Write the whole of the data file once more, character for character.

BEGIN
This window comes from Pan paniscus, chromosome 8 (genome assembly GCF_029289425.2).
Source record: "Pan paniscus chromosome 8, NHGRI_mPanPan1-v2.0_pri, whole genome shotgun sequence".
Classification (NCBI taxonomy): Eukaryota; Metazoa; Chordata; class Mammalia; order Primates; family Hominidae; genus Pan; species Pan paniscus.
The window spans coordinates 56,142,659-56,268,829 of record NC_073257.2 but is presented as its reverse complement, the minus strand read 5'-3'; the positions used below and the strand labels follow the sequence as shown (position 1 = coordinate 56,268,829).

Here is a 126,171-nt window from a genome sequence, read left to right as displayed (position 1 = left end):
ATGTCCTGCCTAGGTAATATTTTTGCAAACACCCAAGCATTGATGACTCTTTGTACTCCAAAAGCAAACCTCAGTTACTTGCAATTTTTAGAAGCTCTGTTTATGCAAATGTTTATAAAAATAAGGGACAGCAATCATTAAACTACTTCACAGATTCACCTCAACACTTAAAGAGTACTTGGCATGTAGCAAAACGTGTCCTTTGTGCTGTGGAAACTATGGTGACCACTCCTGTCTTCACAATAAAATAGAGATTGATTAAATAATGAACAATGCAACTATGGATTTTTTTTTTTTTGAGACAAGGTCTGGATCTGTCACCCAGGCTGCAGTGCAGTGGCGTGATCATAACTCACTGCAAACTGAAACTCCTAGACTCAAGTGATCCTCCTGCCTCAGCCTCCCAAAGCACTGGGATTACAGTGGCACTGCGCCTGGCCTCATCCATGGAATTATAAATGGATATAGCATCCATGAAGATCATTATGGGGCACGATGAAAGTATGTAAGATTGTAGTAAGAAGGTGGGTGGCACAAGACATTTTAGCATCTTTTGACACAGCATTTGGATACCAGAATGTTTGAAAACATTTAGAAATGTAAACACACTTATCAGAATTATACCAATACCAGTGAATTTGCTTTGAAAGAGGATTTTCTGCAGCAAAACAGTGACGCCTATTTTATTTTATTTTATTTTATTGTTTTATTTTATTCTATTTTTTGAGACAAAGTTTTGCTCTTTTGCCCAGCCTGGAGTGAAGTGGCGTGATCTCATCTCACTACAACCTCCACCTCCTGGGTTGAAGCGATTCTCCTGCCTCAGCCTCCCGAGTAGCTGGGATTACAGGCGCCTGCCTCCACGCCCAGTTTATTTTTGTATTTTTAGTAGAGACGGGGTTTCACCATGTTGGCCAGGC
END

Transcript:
This window comes from Pan paniscus, chromosome 8 (genome assembly GCF_029289425.2).
Source record: "Pan paniscus chromosome 8, NHGRI_mPanPan1-v2.0_pri, whole genome shotgun sequence".
Classification (NCBI taxonomy): Eukaryota; Metazoa; Chordata; class Mammalia; order Primates; family Hominidae; genus Pan; species Pan paniscus.
The window spans coordinates 56,142,659-56,268,829 of record NC_073257.2 but is presented as its reverse complement, the minus strand read 5'-3'; the positions used below and the strand labels follow the sequence as shown (position 1 = coordinate 56,268,829).

Here is a 126,171-nt window from a genome sequence, read left to right as displayed (position 1 = left end):
ATGTCCTGCCTAGGTAATATTTTTGCAAACACCCAAGCATTGATGACTCTTTGTACTCCAAAAGCAAACCTCAGTTACTTGCAATTTTTAGAAGCTCTGTTTATGCAAATGTTTATAAAAATAAGGGACAGCAATCATTAAACTACTTCACAGATTCACCTCAACACTTAAAGAGTACTTGGCATGTAGCAAAACGTGTCCTTTGTGCTGTGGAAACTATGGTGACCACTCCTGTCTTCACAATAAAATAGAGATTGATTAAATAATGAACAATGCAACTATGGATTTTTTTTTTTTTGAGACAAGGTCTGGATCTGTCACCCAGGCTGCAGTGCAGTGGCGTGATCATAACTCACTGCAAACTGAAACTCCTAGACTCAAGTGATCCTCCTGCCTCAGCCTCCCAAAGCACTGGGATTACAGTGGCACTGCGCCTGGCCTCATCCATGGAATTATAAATGGATATAGCATCCATGAAGATCATTATGGGGCACGATGAAAGTATGTAAGATTGTAGTAAGAAGGTGGGTGGCACAAGACATTTTAGCATCTTTTGACACAGCATTTGGATACCAGAATGTTTGAAAACATTTAGAAATGTAAACACACTTATCAGAATTATACCAATACCAGTGAATTTGCTTTGAAAGAGGATTTTCTGCAGCAAAACAGTGACGCCTATTTTATTTTATTTTATTTTATTGTTTTATTTTATTCTATTTTTTGAGACAAAGTTTTGCTCTTTTGCCCAGCCTGGAGTGAAGTGGCGTGATCTCATCTCACTACAACCTCCACCTCCTGGGTTGAAGCGATTCTCCTGCCTCAGCCTCCCGAGTAGCTGGGATTACAGGCGCCTGCCTCCACGCCCAGTTTATTTTTGTATTTTTAGTAGAGACGGGGTTTCACCATGTTGGCCAGGC